Friday, April 24, 2009

Poetry Friday: From Bombs to Books - This Day in History

Construction of the Library of Congress

Destruction of Hiroshima

I'm a bit addicted to the "This Day in History" websites - I check them on a regular basis with my morning cup of coffee in hand, and the ghosts of who/what came before haunt me for the day. It is especially eerie to have two very different events occur on the same day, years apart, as is true today:

1. On April 24th, 1800, the Library of Congress was founded. The first purchase order was for 740 books and 3 maps. As of 2008, the collection totaled more than 135 million items. It is a glorious online research tool for fiction and non-fiction writers alike, especially the AMERICAN MEMORY portion of it. When you visit the site, you will be amazed at the material available to you online. If you haven't been there for awhile, definitely check it out again. What has been added in the last couple of years is breath-taking.

2. On April 24th, 1945, Harry Truman was briefed by FDR's former Secretary of War Harold Stimson about the existence of the Manhattan Project, a secret government plan to develop the atomic bomb. Truman wrote in his journal that America would have a weapon "great enough to destroy the whole world." And he still authorized it.

Thinking about that today, I realize how glad I am to have contributed a poem to this Peace Poem project. You can see that the invitation is not exclusive - it's open to any poet of any age, and I encourage you to send something to them by the deadline for submissions, April 30th. Here are three reasons to do it today:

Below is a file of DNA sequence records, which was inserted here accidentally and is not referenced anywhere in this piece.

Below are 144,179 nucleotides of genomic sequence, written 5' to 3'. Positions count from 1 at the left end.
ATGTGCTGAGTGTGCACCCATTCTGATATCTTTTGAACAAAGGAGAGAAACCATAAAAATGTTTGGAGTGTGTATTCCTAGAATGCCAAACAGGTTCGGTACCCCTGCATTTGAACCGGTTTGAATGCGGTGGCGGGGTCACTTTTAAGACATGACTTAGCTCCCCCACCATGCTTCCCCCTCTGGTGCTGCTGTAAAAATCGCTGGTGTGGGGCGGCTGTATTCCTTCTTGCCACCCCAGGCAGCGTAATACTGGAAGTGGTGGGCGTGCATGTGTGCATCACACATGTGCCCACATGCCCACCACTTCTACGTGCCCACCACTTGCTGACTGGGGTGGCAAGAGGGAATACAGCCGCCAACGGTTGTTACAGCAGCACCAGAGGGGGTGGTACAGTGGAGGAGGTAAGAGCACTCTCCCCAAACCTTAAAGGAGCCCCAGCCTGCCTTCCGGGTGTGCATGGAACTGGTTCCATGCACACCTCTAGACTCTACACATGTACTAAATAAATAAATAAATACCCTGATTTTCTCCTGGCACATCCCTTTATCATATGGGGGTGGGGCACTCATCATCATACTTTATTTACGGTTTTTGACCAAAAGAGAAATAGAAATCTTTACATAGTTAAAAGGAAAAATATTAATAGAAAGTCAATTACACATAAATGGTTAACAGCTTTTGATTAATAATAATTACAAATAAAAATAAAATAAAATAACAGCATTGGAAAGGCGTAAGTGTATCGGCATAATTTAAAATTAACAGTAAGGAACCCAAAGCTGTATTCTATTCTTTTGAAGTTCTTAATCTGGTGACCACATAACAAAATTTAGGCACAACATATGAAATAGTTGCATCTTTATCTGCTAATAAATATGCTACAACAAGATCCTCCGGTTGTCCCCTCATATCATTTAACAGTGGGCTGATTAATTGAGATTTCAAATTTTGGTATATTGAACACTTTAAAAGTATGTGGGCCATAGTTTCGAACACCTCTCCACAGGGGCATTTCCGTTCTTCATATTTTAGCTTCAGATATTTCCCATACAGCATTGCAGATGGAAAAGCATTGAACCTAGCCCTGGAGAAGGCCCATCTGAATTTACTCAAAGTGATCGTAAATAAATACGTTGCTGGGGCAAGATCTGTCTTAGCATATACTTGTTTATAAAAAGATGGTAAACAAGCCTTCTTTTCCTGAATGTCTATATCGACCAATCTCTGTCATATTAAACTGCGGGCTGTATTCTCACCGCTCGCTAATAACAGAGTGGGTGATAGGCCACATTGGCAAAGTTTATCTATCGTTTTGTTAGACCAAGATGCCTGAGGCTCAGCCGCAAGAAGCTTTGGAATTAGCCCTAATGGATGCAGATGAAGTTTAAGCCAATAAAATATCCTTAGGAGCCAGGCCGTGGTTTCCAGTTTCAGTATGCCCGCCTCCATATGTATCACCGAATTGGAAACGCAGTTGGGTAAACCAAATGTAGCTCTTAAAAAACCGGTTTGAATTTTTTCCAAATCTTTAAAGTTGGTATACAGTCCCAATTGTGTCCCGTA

a) When the atomic bomb was first tested in the desert near Los Alamos, New Mexico, the heat generated by the explosion turned the silica sand to green glass ten feet deep and eleven-hundred feet across. The photo below is taken from 10 miles away, 0.0016 of a second after detonation.

b) The objects in the photos below were found in the debris after the bombs were dropped on Hiroshima and Nagasaki. The lunchbox belonged to a girl named Reiko Watanabe, age 15 at the time - she carried a lunch of peas and rice; when the lunchbox was found, the food had been completely carbonized by the blast. Reiko's body was never found. The second photo is a pocket watch stopped at the exact moment of the explosion.

c) Mitakuye Oyasin. That's the title of a Dakota Sioux prayer for harmony. It means, essentially, "We are all related."

So I encourage you to send an original poem about peace to this worthy cause. Proceeds from the sale of the book produced will go towards the building of a hospital in West Virginia which treats people free of charge "using the most modern medical technology and alternative methods including humor, drama, art, music, playful architecture and old-fashioned family doctoring. There will be no insurance required or accepted."

Good deed, good people.

From bombs to books today. I prefer books, thanks! Happy Birthday, Library of Congress! And Harry Truman et al, if one of the reasons you were willing to participate in that kind of genocide (yes, I think it qualifies) was to impress Stalin and keep him out of Eastern Europe (historians say that was as big a reason as ending the war), it didn't work. Violence usually doesn't.

Poetry Friday is being hosted this week by Lisa Chellman over at Under the Covers. Thanks, Lisa!

Thursday, April 16, 2009

For The Poetry Stretch: Monet's Woman with a Parasol

Tricia over at The Miss Rumphius Effect asked us to stretch (poetry-wise) this week with an ekphrastic poem - one that addresses a work of art (though Tricia cut us all some slack and said it could be related to anything "behind the museum door" in honor of Lee Bennett Hopkins' new book of the same name.) Here's my poem, based on Monet's "Woman with a Parasol." The painting took my breath away when I saw it at the Art Institute of Chicago many years ago - it was on loan from the permanent collection of the National Gallery of Art in Washington D.C.. The painting is sometimes called "La Promenade" (The Stroll - oh, that's a nice title for someone who likes to drift....) or even "Camille Monet and Her Son, Jean" :